La Niña Causes Active Markets for Produce – Blue Book Production

La Niña continues for the third consecutive winter.

The National Weather Service (NWS) has released its climate forecast for the February-April season. Although Northern Hemisphere weather conditions still reflect La Niña conditions, the NWS expects La Niña to transform into an El Niño-Southern Oscillation in early spring.

If La Niña conditions persist, farmers in the West/Northwest can expect cooler than average temperatures, and farmers in the South/Northeast can expect above average temperatures.

ProduceIQ: $1.14/lb, up +4.6% from the previous week

Fourth week, ending January 27thy

Blue Book has collaborated with ProduceIQ BB#: 368175 To display the ProduceIQ index to its readers. The index provides a benchmark for product industry prices using 40 major commodities to provide data for decision making.

Speaking of weather, Winter Storm Leona made its way south over the weekend, dumping much of the United States in sub-zero temperatures. Cold weather continued in the West pattern throughout the past week.

Although hail-related damage is minimal, harvests for commodities such as cauliflower and lettuce suffer delays.

Cauliflower prices increased +78 percent from the previous week. Prices rose in response to depleted supply. California wraps up, and farmers in the Arizona desert were unable to harvest some of the new crop because of the cold weather.

With more cold and icy weather on the forecast for much of the West this week, cauliflower prices could rise and supply could get worse before it gets better.

Cauliflower prices are rising, but the upside remains.

Lettuce markets are in a similar boat as cauliflower markets, but with a lot more metaphorical life jackets. And while the cold harvest delayed last week, prices have held relatively steady thanks to plentiful supplies. However, market conditions may change this week as farmers grapple with more wintry weather and later harvest delays.

Celery markets are on the way down. Prices decreased by -29 percent from the previous week. Finally, the Santa Maria/Oxnard growing areas are starting to pick up, and production in Arizona is starting to pick up in a big way. Expect prices to drop back to normal levels for this time of year over the next few weeks.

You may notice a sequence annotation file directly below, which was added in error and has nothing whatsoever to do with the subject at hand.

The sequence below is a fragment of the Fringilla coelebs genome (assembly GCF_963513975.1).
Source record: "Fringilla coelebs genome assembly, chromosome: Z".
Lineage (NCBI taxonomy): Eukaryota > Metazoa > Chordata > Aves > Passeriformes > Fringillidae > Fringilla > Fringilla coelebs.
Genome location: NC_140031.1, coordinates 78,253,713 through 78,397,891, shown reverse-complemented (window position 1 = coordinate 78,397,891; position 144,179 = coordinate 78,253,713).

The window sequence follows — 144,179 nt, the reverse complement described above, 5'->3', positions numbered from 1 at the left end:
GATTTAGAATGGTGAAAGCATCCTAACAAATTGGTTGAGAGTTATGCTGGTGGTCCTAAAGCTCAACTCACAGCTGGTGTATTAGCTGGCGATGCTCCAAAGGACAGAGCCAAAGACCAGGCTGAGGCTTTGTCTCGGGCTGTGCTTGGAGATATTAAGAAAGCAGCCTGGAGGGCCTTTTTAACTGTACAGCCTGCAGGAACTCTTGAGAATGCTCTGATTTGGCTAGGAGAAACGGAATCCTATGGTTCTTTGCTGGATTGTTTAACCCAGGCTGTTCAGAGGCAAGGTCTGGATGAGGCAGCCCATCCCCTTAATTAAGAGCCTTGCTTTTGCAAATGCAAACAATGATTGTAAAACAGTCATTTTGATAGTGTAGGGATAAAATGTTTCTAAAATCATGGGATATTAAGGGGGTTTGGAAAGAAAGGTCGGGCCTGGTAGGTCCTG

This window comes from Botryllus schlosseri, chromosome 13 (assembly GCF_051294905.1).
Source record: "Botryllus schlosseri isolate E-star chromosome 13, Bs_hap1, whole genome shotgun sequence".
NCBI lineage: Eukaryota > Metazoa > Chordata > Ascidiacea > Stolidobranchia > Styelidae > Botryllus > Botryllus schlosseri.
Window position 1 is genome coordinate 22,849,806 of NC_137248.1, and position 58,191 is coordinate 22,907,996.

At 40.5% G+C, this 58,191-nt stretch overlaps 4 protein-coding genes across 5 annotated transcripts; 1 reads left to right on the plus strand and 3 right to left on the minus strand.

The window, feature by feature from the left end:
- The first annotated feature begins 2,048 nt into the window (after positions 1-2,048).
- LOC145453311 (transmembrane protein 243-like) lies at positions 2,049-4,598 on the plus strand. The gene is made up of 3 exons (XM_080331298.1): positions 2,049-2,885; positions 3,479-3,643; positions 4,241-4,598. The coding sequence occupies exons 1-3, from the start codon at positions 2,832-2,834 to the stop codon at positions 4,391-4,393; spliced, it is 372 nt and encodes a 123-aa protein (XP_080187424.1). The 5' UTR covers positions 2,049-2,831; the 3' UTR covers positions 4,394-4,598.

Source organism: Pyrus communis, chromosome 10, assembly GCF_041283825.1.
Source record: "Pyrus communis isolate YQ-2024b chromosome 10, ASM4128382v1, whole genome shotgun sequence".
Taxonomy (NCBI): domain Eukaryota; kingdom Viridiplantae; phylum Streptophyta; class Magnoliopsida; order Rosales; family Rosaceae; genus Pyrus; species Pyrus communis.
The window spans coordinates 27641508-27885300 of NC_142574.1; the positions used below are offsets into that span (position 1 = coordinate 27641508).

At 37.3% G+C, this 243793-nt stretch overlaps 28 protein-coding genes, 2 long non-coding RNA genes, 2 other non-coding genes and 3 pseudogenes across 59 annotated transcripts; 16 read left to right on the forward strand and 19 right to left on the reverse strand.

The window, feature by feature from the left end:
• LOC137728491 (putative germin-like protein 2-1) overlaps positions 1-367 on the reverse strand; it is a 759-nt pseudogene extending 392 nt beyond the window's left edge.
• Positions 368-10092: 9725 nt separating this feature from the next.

Celery is (quickly) back to normal after a record price hike

Blueberry prices are near a ten-year high. Up +12 percent from the previous week, unusually cold weather and heavy rain in central Mexico limited supply. In a vulnerable position due to persistently bad weather, berry markets are poised for volatility over the next couple of weeks.

Raspberry prices have risen to $27 and are preparing for another challenging winter.

Avocado suppliers seem to have read the highlights of the past week and are now seeking to force unwilling and stagnant prices higher. Avocado import volumes usually do not decrease significantly until the seventh week.

But despite a significant drop in Mexican avocado import volumes last week and an increase in Super Bowl demand, avocado prices remained flat throughout the week.

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ProduceIQ Index

ProduceIQ is the fresh produce industry’s only point-of-charge price index. It represents the industry-wide price per pound at the packing site for domestic products, and at the US port of entry for imported products.

ProduceIQ uses 40 of the best commodities to represent the industry. The index dynamically weighs each commodity, by season, as a function of the average weekly rolling sales for a period of 5 years. Sales are calculated using the USDA Agricultural Marketing Service for movement and price data. The index acts as a fair benchmark of industry price performance.

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